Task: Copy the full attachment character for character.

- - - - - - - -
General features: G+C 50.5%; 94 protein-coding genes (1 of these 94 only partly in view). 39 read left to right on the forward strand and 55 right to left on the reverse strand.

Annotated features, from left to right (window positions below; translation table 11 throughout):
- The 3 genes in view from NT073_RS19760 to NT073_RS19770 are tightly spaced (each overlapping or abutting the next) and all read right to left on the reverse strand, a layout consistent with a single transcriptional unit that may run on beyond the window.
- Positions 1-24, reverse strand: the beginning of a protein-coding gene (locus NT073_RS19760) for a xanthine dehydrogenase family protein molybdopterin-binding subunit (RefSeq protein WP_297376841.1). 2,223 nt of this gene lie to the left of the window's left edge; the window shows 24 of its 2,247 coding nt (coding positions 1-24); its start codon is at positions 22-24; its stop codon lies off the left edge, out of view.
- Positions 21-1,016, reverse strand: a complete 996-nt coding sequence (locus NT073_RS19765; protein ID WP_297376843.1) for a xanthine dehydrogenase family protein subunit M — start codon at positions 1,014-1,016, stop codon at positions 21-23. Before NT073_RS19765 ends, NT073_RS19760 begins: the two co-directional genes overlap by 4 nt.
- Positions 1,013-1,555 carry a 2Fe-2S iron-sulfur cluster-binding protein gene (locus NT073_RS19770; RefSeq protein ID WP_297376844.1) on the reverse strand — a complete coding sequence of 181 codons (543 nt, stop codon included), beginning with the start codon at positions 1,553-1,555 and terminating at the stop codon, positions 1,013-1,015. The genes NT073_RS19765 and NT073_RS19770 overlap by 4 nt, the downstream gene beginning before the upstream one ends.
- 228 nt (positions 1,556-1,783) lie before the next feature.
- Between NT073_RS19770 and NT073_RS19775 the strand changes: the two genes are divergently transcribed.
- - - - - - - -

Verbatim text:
General features: G+C 50.5%; 94 protein-coding genes (1 of these 94 only partly in view). 39 read left to right on the forward strand and 55 right to left on the reverse strand.

Annotated features, from left to right (window positions below; translation table 11 throughout):
- The 3 genes in view from NT073_RS19760 to NT073_RS19770 are tightly spaced (each overlapping or abutting the next) and all read right to left on the reverse strand, a layout consistent with a single transcriptional unit that may run on beyond the window.
- Positions 1-24, reverse strand: the beginning of a protein-coding gene (locus NT073_RS19760) for a xanthine dehydrogenase family protein molybdopterin-binding subunit (RefSeq protein WP_297376841.1). 2,223 nt of this gene lie to the left of the window's left edge; the window shows 24 of its 2,247 coding nt (coding positions 1-24); its start codon is at positions 22-24; its stop codon lies off the left edge, out of view.
- Positions 21-1,016, reverse strand: a complete 996-nt coding sequence (locus NT073_RS19765; protein ID WP_297376843.1) for a xanthine dehydrogenase family protein subunit M — start codon at positions 1,014-1,016, stop codon at positions 21-23. Before NT073_RS19765 ends, NT073_RS19760 begins: the two co-directional genes overlap by 4 nt.
- Positions 1,013-1,555 carry a 2Fe-2S iron-sulfur cluster-binding protein gene (locus NT073_RS19770; RefSeq protein ID WP_297376844.1) on the reverse strand — a complete coding sequence of 181 codons (543 nt, stop codon included), beginning with the start codon at positions 1,553-1,555 and terminating at the stop codon, positions 1,013-1,015. The genes NT073_RS19765 and NT073_RS19770 overlap by 4 nt, the downstream gene beginning before the upstream one ends.
- 228 nt (positions 1,556-1,783) lie before the next feature.
- Between NT073_RS19770 and NT073_RS19775 the strand changes: the two genes are divergently transcribed.